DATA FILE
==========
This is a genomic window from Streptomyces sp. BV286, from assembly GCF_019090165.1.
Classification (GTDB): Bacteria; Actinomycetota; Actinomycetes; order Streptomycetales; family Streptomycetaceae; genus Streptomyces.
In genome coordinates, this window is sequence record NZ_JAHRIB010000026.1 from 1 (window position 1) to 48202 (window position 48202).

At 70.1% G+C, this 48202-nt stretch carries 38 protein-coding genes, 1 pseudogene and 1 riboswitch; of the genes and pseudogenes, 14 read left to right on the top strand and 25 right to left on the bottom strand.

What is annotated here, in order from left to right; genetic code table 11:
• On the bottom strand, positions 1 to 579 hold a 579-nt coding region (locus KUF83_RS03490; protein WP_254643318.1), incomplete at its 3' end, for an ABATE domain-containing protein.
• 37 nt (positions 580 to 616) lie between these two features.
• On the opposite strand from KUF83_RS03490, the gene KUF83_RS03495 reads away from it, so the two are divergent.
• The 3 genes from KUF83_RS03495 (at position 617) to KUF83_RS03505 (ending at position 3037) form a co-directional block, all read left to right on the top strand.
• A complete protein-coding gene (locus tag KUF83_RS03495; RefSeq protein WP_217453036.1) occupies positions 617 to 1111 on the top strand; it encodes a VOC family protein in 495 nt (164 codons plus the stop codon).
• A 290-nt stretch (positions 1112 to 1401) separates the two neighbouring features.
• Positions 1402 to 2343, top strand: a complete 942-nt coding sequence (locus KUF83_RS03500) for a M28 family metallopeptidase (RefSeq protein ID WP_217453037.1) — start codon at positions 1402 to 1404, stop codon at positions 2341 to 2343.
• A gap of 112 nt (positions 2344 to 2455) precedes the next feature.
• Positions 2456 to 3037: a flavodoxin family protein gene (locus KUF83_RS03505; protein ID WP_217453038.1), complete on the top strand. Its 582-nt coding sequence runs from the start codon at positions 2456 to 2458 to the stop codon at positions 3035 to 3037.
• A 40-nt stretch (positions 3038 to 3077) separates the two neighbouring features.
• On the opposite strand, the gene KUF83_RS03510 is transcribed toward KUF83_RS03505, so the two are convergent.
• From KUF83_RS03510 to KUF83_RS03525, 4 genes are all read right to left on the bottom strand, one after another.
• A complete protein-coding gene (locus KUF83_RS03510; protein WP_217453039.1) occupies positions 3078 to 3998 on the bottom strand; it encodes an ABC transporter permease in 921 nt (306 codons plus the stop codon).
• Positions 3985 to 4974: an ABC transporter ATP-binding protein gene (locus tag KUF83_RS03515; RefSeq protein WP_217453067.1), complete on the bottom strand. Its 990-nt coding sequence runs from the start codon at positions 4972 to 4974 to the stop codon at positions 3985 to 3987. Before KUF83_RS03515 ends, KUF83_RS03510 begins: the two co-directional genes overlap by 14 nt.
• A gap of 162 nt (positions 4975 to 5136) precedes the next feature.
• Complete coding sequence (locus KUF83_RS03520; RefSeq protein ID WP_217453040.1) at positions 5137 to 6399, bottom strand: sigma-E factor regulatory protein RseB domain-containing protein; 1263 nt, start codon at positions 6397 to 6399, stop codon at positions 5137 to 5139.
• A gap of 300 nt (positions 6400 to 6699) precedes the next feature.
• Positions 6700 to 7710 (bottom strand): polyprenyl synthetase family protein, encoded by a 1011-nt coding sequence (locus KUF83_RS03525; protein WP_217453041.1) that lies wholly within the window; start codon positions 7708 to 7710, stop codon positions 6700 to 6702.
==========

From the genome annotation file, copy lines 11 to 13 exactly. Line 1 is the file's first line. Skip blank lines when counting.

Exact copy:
• A 290-nt stretch (positions 1112 to 1401) separates the two neighbouring features.
• Positions 1402 to 2343, top strand: a complete 942-nt coding sequence (locus KUF83_RS03500) for a M28 family metallopeptidase (RefSeq protein ID WP_217453037.1) — start codon at positions 1402 to 1404, stop codon at positions 2341 to 2343.
• A gap of 112 nt (positions 2344 to 2455) precedes the next feature.